The problem is that a striking proportion of market returns in recent years has been driven by a spike in valuations to bubble extremes, while the underlying fundamental drivers have languished. Indeed, when we measure peak-to-peak across economic cycles, annual S&P 500 earnings growth has averaged less than 3% annually since 2007, while S&P 500 revenue growth has averaged less than 2% annually (the difference reflects a move to record profit margins). Both figures include the impact of stock buybacks. Meanwhile, the dividend yield of the S&P 500 is now less than 2%. Add that yield to the growth rate, and even permanently elevated valuations would only be associated with expected nominal total returns of about 4-5% annually from these levels.
Here’s a little math. Given that our best measures of valuation are nearly three times their historical norms, suppose that fundamentals grow at 4% annually, and valuations eventually decline to half of current levels – still elevated relative to history, but less extremely so. How many years of growth would be required in order to leave stock prices unchanged? The answer is ln(2.0)/ln(1.04) = 17.7 years. Think about that carefully. The dividend yield on the S&P 500 is presently below the Treasury bill yield of 2%. From current valuation extremes, even a retreat of valuations to levels 50% above their historical norms would leave stock market investors behind the lowly return on Treasury bills for easily more a decade.
That shouldn’t be a surprise, of course. By the end of the 2000-2002 market decline, the total return of the S&P 500 had fallen behind risk-free Treasury bills all the way back to May 1996. By the end of the 2007-2009 market decline, the total return of the S&P 500 had fallen behind risk-free Treasury bills all the way back to June 1995. I continue to expect the completion of the current market cycle to wipe out the entire total return of the S&P 500 since 2000, and to put it behind Treasury bills all the way back to late-1997.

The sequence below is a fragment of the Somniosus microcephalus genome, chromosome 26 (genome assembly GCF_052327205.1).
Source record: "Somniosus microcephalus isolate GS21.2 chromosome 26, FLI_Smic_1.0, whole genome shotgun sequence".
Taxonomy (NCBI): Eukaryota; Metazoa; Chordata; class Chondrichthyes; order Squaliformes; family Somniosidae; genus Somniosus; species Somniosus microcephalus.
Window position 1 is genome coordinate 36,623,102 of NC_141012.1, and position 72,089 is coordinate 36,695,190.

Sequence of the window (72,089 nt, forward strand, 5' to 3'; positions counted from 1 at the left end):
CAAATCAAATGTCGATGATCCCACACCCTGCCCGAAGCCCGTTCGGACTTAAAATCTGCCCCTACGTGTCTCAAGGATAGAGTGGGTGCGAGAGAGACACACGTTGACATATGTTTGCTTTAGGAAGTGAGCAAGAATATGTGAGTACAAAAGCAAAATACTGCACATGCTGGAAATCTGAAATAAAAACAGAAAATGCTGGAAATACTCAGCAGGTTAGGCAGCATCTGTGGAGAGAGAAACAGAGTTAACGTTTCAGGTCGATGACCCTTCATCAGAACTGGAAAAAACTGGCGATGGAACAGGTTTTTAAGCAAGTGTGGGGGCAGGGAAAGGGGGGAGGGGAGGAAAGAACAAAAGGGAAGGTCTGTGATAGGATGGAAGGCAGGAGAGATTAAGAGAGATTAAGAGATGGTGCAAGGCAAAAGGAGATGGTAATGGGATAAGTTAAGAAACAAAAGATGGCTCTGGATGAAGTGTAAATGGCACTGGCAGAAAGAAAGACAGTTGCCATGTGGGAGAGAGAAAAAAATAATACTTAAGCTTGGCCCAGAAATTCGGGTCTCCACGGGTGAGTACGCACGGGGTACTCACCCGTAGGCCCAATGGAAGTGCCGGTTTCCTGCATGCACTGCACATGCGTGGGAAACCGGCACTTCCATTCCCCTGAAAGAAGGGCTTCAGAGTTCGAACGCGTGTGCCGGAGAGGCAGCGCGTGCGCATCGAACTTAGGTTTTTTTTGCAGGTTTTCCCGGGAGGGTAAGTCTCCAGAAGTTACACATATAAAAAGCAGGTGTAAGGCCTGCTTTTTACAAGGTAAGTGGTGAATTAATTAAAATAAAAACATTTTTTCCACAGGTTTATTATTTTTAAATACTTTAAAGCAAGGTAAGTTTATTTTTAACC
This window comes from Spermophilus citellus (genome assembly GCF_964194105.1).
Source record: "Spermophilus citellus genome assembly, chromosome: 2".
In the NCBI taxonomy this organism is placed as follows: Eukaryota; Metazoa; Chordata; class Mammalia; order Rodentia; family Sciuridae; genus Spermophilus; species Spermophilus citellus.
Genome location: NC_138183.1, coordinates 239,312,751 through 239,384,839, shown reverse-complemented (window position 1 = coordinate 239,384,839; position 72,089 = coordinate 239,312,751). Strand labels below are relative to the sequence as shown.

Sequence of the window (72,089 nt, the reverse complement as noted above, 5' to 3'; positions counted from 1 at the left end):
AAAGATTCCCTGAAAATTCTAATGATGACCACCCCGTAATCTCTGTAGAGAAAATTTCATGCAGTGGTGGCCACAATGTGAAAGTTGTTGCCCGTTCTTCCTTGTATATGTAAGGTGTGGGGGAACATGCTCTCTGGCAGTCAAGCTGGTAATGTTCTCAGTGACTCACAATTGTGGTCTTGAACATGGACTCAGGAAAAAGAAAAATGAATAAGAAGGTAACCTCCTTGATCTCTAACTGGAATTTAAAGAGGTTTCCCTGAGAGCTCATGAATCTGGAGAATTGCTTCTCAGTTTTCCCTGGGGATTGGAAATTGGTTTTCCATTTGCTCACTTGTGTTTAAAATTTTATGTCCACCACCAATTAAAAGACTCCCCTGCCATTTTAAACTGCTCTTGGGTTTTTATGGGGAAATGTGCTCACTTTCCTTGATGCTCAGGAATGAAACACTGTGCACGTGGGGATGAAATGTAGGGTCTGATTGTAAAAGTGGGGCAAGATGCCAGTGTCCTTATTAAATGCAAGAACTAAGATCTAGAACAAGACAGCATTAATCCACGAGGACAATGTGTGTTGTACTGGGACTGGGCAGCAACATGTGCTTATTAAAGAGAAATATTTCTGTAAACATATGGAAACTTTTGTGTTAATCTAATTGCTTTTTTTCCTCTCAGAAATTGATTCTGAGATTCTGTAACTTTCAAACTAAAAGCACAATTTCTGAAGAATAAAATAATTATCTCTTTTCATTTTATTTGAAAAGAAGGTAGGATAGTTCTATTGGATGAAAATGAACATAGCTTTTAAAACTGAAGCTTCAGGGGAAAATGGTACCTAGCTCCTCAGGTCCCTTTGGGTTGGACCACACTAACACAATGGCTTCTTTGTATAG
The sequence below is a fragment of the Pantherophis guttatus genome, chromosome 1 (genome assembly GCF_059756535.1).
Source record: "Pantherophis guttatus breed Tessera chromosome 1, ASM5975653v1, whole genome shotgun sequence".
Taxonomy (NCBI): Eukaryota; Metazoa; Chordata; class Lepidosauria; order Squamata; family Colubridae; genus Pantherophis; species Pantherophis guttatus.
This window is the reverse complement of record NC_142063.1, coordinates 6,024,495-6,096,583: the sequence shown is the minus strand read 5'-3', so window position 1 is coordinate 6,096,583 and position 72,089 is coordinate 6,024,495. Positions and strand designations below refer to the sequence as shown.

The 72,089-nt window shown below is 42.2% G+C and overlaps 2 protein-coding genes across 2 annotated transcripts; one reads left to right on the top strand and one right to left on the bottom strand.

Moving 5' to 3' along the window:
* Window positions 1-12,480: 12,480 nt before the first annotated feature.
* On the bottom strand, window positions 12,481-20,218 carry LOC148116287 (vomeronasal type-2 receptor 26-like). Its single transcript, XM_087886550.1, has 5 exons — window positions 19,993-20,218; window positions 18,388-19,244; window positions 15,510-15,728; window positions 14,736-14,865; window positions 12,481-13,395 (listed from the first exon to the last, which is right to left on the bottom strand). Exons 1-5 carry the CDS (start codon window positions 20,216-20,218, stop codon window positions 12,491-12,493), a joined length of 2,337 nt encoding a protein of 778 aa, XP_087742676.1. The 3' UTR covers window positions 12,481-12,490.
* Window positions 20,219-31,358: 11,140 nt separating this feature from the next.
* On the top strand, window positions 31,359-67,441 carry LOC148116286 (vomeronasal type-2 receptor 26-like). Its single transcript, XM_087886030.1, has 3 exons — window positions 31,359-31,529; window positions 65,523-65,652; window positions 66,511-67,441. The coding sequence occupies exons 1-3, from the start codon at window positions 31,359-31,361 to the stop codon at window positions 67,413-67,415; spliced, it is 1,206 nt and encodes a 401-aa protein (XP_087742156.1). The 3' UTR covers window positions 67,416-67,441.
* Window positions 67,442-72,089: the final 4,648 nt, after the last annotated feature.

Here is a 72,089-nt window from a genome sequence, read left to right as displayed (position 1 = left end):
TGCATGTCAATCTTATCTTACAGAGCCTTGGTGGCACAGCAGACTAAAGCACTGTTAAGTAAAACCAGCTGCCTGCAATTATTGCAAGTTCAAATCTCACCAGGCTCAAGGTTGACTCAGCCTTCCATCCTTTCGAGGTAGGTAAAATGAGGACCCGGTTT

The reason investors imagine that growth is running so much higher than 2-3% annually is that Wall Street and financial news gurgles about quarterly figures and year-over-year comparisons without placing them into a longer-term perspective. The chart below may be helpful in that regard. Notice in particular that despite the impact of stock buybacks, we’re observing the same slowdown in corporate fundamentals as we observe in structural GDP growth, which I’ve discussed in prior comments.
As a side note, recall that the “structural” component of GDP growth is driven by average annual productivity growth (about 0.8%) plus labor force growth (about 0.6%). The remainder of GDP growth is driven by “cyclical” changes in the unemployment rate. The way to “reconcile” the likely 1.4% structural growth rate of GDP with the 4% second quarter growth rate of real GDP is to observe that one is an expected multi-year average and the other is the annualized figure for a single quarter, where a good portion of that figure was driven by soybean exports in anticipation of tariffs.